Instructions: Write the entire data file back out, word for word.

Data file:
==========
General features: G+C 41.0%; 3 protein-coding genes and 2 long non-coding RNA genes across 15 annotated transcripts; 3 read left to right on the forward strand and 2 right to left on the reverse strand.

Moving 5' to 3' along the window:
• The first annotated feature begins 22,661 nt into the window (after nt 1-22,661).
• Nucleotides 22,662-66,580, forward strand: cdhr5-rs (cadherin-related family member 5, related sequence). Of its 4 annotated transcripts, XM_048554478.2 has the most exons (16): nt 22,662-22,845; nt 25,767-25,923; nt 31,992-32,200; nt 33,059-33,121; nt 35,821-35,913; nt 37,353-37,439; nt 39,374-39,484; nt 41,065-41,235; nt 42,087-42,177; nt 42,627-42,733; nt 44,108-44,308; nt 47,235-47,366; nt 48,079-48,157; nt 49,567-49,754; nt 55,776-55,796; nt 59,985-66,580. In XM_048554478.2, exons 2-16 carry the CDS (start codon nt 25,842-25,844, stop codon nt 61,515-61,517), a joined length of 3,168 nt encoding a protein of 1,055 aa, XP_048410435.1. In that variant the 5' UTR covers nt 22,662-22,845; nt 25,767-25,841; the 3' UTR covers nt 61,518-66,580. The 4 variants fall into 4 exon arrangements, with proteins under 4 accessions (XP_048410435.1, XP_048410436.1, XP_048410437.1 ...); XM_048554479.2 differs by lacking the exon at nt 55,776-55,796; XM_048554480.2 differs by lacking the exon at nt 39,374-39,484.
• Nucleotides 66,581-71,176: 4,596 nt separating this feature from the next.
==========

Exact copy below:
General features: G+C 41.0%; 3 protein-coding genes and 2 long non-coding RNA genes across 15 annotated transcripts; 3 read left to right on the forward strand and 2 right to left on the reverse strand.

Moving 5' to 3' along the window:
• The first annotated feature begins 22,661 nt into the window (after nt 1-22,661).
• Nucleotides 22,662-66,580, forward strand: cdhr5-rs (cadherin-related family member 5, related sequence). Of its 4 annotated transcripts, XM_048554478.2 has the most exons (16): nt 22,662-22,845; nt 25,767-25,923; nt 31,992-32,200; nt 33,059-33,121; nt 35,821-35,913; nt 37,353-37,439; nt 39,374-39,484; nt 41,065-41,235; nt 42,087-42,177; nt 42,627-42,733; nt 44,108-44,308; nt 47,235-47,366; nt 48,079-48,157; nt 49,567-49,754; nt 55,776-55,796; nt 59,985-66,580. In XM_048554478.2, exons 2-16 carry the CDS (start codon nt 25,842-25,844, stop codon nt 61,515-61,517), a joined length of 3,168 nt encoding a protein of 1,055 aa, XP_048410435.1. In that variant the 5' UTR covers nt 22,662-22,845; nt 25,767-25,841; the 3' UTR covers nt 61,518-66,580. The 4 variants fall into 4 exon arrangements, with proteins under 4 accessions (XP_048410435.1, XP_048410436.1, XP_048410437.1 ...); XM_048554479.2 differs by lacking the exon at nt 55,776-55,796; XM_048554480.2 differs by lacking the exon at nt 39,374-39,484.
• Nucleotides 66,581-71,176: 4,596 nt separating this feature from the next.